Congo

Congo: A human rights crisis rooted in power struggles

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* News Release Issued by the International Secretariat of Amnesty International *
News Service: 057/99 - AI Index: AFR 22/04/99
Government and armed opposition forces in the Republic of Congo are conducting a deliberate campaign of killing, wounding and "disappearing"or abducting civilians, Amnesty International said today in a new report. Hundreds of unarmed civilians have been killed between late 1998 and the start of 1999 alone, according to the organization.

Since the multi-party elections in 1992, more than 10,000 unarmed civilians have been executed and many others subjected to other human rights abuses by government forces and armed groups, confirming a pattern of abuses deeply rooted in power struggles since independence, the report said.

"Virtually all the leaders of forces taking part in the ongoing conflict have been responsible for previous crises since the Republic of Congo became independent in 1960", the human rights organization said, stressing in particular that "systematic and widespread human rights abuses by government forces and various armed groups have occurred since 1993".

Forces loyal to President Denis Sassou Nguesso have abducted, tortured, raped, arbitrarily arrested and unlawfully detained civilians, in flagrant violation of the Acte Fondamental, Fundamental Act, adopted last year. In virtually all cases those responsible for these abuses have not been brought to justice.

Over the past few months, combatants on both sides have raped women and deliberately wounded civilians. As many as 40,000 of civilians living in the Bakongo and Makélé-kélé districts of the capital, Brazzaville, have fled their homes, and 150,000 more have gone into hiding in the forests in the Pool region. Others have sought refuge in the neighbouring Democratic Republic of Congo (DRC).

During the fierce fighting in June-October 1997 which led to the overthrow of then President Pascal Lissouba by Denis Sassou Nguesso's forces, forces supporting both protagonists perpetrated grave human rights abuses.

During talks with Amnesty International delegates in July-August 1998, the Congolese authorities denied that President Sassou's militia, known, as the Cobras had been responsible for human rights abuses. The authorities blamed these abuses on former President Lissouba's Cocoyes militia and former Prime Minister Bernard Kolelas' Ninjas. All these militias have been involved in further killings and other abuses since late 1998.

On the basis of information collected during and after a visit to Congo in 1998 by Amnesty International's delegates, the organization concluded that "most of the victims of abuses were unarmed civilians targeted on the basis of their political or ethnic affiliation. The abuses are a clear violation of international humanitarian law." The delegates also established that the police was carrying out a shoot-to-kill policy against alleged armed robbers, and dozens of detainees had been summarily executed in custody.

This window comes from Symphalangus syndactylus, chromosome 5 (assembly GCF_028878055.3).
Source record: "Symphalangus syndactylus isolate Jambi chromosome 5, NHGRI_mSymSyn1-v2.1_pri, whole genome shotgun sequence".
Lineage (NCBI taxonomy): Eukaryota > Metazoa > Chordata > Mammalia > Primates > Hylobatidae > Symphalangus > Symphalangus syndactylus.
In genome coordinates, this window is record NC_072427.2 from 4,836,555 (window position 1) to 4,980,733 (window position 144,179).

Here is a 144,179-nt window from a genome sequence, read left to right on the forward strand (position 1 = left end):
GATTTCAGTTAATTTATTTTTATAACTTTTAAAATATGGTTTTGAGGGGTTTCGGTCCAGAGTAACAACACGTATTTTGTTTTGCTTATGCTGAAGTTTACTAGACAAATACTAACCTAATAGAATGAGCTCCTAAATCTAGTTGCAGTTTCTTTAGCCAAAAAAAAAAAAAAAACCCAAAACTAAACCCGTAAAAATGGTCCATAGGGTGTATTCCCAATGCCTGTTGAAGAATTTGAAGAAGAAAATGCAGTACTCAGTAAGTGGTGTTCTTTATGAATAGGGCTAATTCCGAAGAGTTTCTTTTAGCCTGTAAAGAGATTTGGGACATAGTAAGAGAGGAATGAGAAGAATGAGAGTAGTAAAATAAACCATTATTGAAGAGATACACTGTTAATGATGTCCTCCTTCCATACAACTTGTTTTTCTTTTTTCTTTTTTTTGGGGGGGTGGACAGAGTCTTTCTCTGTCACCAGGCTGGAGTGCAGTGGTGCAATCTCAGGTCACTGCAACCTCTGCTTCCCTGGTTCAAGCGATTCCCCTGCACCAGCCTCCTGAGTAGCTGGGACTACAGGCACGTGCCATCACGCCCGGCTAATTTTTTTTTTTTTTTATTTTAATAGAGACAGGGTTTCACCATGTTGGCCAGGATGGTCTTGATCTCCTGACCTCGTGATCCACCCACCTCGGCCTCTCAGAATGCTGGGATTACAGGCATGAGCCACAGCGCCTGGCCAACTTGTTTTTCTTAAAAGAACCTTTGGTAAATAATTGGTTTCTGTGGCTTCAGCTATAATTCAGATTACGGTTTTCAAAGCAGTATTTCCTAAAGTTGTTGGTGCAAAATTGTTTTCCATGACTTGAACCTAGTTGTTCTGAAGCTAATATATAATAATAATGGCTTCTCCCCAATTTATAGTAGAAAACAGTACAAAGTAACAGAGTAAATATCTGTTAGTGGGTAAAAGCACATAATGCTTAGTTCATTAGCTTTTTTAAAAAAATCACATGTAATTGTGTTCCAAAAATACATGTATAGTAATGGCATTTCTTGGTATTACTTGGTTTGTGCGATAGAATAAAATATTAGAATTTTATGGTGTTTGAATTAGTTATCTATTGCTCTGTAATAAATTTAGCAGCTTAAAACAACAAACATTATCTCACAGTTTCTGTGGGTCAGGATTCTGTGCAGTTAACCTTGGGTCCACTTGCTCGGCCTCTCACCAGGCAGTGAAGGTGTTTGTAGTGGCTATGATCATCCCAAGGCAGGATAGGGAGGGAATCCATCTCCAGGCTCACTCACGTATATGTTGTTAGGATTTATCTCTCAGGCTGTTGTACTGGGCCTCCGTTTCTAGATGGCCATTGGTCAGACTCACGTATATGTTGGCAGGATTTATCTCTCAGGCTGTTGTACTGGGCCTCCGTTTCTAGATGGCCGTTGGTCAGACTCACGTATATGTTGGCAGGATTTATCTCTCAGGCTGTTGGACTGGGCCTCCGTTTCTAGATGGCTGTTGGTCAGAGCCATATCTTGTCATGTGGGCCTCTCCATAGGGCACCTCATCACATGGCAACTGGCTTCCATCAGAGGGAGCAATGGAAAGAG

For example, the Congolese authorities and the leaders of the Ninjas have accused each other of being responsible for the killings of six representatives of religious groups in Mindouli on14 November 1998. The representatives were visiting the town to mediate between belligerents when they were attacked.

Children were among dozens of people arrested in late 1998 to early 1999 by government forces on suspicion of supporting the armed opposition. For example, the two sons of Jean-Mari Mfilou, a karate expert, were arrested with their mother on 13 January 1999, because the police accused him of training Ninjas.

Amnesty International is also concerned that foreign government forces, particularly Angolan soldiers, have since October 1997 been responsible for unlawful and deliberate killings and other human rights violations, including many rapes of women.

"Foreign governments that are involved in the armed conflict should ensure that their troops are not involved in human rights violations and violations of international humanitarian law in Congo."

"Successive Congolese governments have effectively ignored or even obstructed the work of the judiciary and thus perpetuated impunity, both for themselves and for their supporters responsible for human rights abuses and other crimes. This cycle of impunity has created conditions in which violence is perceived by many in Congo as the only means of correcting injustice and acquiring or retaining power," Amnesty International added.

The organization believes that this pattern of human rights abuses will continue in the country "unless the government and its opponents commit themselves to respecting the rule of law, enforced by an independent, competent and impartial judiciary."

Amnesty International urges governments and intergovernmental organizations "to wake up to the gravity of the crisis and to take immediate measures to bring it to an end."

ENDS.../

Amnesty International, International Secretariat, 1 Easton Street, WC1X 8DJ, London, United Kingdom

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